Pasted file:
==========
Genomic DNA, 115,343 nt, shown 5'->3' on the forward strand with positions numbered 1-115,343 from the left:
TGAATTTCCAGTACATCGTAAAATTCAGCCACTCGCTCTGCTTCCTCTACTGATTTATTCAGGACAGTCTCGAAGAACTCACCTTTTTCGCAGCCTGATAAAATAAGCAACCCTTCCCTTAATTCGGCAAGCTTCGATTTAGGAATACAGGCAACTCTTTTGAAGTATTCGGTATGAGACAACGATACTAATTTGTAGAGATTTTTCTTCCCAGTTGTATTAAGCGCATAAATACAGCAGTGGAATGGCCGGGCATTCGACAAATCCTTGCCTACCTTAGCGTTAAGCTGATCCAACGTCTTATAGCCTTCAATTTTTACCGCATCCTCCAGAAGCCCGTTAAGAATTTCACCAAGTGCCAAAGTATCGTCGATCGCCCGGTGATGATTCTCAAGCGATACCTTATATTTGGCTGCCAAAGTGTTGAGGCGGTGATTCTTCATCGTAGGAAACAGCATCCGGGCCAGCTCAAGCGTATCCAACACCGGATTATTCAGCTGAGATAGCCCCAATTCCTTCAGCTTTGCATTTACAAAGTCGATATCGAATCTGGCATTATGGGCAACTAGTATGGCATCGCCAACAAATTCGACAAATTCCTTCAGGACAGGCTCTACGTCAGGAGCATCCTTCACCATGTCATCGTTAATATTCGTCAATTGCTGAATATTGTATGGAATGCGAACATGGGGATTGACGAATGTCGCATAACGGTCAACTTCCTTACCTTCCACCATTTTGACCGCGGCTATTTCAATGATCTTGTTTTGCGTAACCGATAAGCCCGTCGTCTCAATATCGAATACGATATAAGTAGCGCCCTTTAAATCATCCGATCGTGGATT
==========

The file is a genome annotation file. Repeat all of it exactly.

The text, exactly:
Genomic DNA, 115,343 nt, shown 5'->3' on the forward strand with positions numbered 1-115,343 from the left:
TGAATTTCCAGTACATCGTAAAATTCAGCCACTCGCTCTGCTTCCTCTACTGATTTATTCAGGACAGTCTCGAAGAACTCACCTTTTTCGCAGCCTGATAAAATAAGCAACCCTTCCCTTAATTCGGCAAGCTTCGATTTAGGAATACAGGCAACTCTTTTGAAGTATTCGGTATGAGACAACGATACTAATTTGTAGAGATTTTTCTTCCCAGTTGTATTAAGCGCATAAATACAGCAGTGGAATGGCCGGGCATTCGACAAATCCTTGCCTACCTTAGCGTTAAGCTGATCCAACGTCTTATAGCCTTCAATTTTTACCGCATCCTCCAGAAGCCCGTTAAGAATTTCACCAAGTGCCAAAGTATCGTCGATCGCCCGGTGATGATTCTCAAGCGATACCTTATATTTGGCTGCCAAAGTGTTGAGGCGGTGATTCTTCATCGTAGGAAACAGCATCCGGGCCAGCTCAAGCGTATCCAACACCGGATTATTCAGCTGAGATAGCCCCAATTCCTTCAGCTTTGCATTTACAAAGTCGATATCGAATCTGGCATTATGGGCAACTAGTATGGCATCGCCAACAAATTCGACAAATTCCTTCAGGACAGGCTCTACGTCAGGAGCATCCTTCACCATGTCATCGTTAATATTCGTCAATTGCTGAATATTGTATGGAATGCGAACATGGGGATTGACGAATGTCGCATAACGGTCAACTTCCTTACCTTCCACCATTTTGACCGCGGCTATTTCAATGATCTTGTTTTGCGTAACCGATAAGCCCGTCGTCTCAATATCGAATACGATATAAGTAGCGCCCTTTAAATCATCCGATCGTGGATT